Meet New Shodan Malware Scanner – Scans for C&C Servers

So what is SHODAN?

Meet “Shodan” The Scariest Search Engine On The Internet

Well, if we look around, we will find that we are entirely dependent on the internet of things. We use IoT devices in our regular life, and we frequently encounter things that are connected to the web. And those all could be found in two worlds- Real world and an internet world.
So, today we are going to introduce Shodan, the backdoor to the internet. Shodan can search everything else that Google cannot search. Shodan was launched in 2009 by John Matherly.
John Matherly named his project after the villainous computer in the video game System Shock. Today Shodan is designated as ‘World’s scariest search engine’ and it very often called hackers search engine.
Well, Shodan is designed with a plan to link every device connected to the internet. It collects and stacks HTTP address from devices that are attached to the internet worldwide and then it was arranged according to their countries, OS, and brand.
Shodan’s scanning power is so strong that it can detect nuclear power plants. It can even detect traffic lights, control systems, gas stations, power grids, security cameras.
Well, most of the time public services uses no or little measures for online safety, and if once exposed to hackers, the results could be destructive. Hackers can even breach into your system if your IoT hub is exposed on the internet using Shodan.
You can find some devices in Shodan that run on their default passwords or no passwords at all. It currently returns ten results to users who doesn’t have an account and 50 results to those who have an account.

SHODAN’s new online malware scanner that hunts C&C servers all over the world.

Rapidly growing, insecure internet-connected devices are becoming albatross around the necks of individuals and organizations with malware authors routinely hacking them to form botnets that can be further used as weapons in DDoS and other cyber attacks.

But now finding malicious servers, hosted by attackers, that control botnet of infected machines gets a bit easier. Thanks to Shodan and Recorded Future.

Shodan and Recorded Future have teamed up and launched Malware Hunter – a crawler that scans the Internet regularly to identify botnet command and control (C&C) servers for various malware and botnets.

Command-and-control servers (C&C servers) are centralized machines that control the bots (computers, smart appliances or smartphones), typically infected with Remote Access Trojans or data-stealing malware, by sending commands and receiving data.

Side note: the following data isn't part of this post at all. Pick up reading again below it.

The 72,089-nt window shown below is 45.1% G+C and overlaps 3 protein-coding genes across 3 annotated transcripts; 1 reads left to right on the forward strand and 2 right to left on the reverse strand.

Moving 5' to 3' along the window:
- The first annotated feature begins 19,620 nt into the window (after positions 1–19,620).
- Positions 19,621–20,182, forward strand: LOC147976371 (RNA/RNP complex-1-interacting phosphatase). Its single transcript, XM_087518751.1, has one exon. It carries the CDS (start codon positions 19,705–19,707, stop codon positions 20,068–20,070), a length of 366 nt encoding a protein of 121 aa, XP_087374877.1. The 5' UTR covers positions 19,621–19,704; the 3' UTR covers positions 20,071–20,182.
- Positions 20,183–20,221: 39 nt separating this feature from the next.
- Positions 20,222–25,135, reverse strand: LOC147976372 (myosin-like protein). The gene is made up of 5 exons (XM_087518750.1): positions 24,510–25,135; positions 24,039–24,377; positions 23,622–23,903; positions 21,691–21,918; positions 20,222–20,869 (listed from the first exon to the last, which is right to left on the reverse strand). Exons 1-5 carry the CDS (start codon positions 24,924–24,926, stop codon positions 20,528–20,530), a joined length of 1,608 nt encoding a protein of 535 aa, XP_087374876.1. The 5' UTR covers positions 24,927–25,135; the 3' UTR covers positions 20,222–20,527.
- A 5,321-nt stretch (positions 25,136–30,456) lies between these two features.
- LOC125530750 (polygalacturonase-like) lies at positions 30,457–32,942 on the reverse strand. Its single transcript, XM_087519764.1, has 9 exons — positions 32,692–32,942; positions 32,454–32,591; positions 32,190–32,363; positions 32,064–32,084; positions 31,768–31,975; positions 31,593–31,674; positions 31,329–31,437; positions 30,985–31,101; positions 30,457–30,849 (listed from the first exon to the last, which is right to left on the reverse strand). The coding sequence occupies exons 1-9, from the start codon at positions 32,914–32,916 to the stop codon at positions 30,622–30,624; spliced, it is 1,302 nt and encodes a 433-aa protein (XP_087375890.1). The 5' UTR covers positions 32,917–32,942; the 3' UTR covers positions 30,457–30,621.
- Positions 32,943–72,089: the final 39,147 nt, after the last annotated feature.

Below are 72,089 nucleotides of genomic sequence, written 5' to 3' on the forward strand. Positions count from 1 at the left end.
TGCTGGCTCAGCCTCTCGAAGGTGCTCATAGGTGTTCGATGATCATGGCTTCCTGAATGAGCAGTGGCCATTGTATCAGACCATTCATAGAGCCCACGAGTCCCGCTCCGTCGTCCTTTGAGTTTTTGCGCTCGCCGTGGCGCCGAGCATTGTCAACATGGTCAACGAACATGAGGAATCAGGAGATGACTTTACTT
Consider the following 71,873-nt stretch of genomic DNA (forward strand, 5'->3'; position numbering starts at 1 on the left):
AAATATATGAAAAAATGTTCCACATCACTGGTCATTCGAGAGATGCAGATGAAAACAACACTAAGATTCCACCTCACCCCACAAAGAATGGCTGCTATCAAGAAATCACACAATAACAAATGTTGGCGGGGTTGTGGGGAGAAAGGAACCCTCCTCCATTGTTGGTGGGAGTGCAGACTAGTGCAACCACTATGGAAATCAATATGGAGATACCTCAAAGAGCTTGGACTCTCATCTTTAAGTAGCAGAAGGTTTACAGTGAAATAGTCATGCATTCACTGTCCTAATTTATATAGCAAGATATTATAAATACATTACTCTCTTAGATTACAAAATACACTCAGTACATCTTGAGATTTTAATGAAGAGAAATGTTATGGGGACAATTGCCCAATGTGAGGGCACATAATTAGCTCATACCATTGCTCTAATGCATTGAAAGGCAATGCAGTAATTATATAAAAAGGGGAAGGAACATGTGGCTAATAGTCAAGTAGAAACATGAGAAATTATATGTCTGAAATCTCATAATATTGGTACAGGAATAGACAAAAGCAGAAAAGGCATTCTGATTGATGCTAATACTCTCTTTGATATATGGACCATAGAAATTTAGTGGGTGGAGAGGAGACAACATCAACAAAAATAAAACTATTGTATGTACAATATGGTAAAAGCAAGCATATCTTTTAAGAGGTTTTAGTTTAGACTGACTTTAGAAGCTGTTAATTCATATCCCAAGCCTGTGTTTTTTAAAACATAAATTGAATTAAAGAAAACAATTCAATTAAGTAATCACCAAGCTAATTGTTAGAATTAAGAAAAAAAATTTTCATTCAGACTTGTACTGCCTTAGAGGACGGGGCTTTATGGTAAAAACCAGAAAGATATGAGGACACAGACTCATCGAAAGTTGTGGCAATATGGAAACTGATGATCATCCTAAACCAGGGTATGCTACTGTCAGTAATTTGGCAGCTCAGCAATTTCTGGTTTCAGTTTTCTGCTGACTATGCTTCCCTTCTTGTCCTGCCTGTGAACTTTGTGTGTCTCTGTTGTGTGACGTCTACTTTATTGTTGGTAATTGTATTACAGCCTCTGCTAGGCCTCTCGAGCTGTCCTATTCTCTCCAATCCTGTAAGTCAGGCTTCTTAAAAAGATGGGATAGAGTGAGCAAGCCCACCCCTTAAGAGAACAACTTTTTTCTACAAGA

Malware Hunter results have been integrated into Shodan – a search engine designed to gather and list information about all types of Internet-connected devices and systems.

How Does Malware Hunter Identify a C&C Server?

You might be wondering how Malware Hunter will get to know which IP address is being used to host a malicious C&C server.

For this, Shodan has deployed specialized crawlers, to scan the whole Internet to look for computers and devices configured to function as a botnet C&C server by pretending to be infected computer that is reporting back to the command and control server.

The crawler effectively reports back to every IP address on the Web as if the target IP is a C&C and if it gets a positive response, then it knows the IP is a malicious C&C server.

“RATs return specific responses (strings) when a proper request is presented on the RAT controller’s listener port,” according to a 15-page report [PDF] published by Recorded Future.

“In some cases, even a basic TCP three-way handshake is sufficient to elicit a RAT controller response. The unique response is a fingerprint indicating that a RAT controller (control panel) is running on the computer in question.”

Malware Hunter Already Identified Over 5,700 Malicious C&C Servers

We gave it a try and found impressive results, briefly mentioned below:

  1. Malware Hunter has already identified over 5,700 command-and-control servers around the World.
  2. Top 3 Countries hosting command and control servers include United States (72%), Hong Kong (12%) and China (5.2%).
  3. Five popular Remote Access Trojan (RAT) that are widely being used include Gh0st RAT Trojan (93.5%), DarkComet trojan (3.7%), along with a few servers belong to njRAT Trojan, ZeroAccess Trojan, and XtremeRAT Trojan.
  4. Shodan is also able to identify C&C servers for Black Shades, Poison Ivy, and Net Bus.

To see results, all you have to do is search for “category:malware” without quotes on Shodan website.

Malware Hunter aims at making it easier for security researchers to identify newly hosted C&C servers, even before having access to respective malware samples.

This intelligence gathering would also help anti-virus vendors identify undetectable malware and prevent it from sending your stolen data back to attacker’s command-and-control servers.



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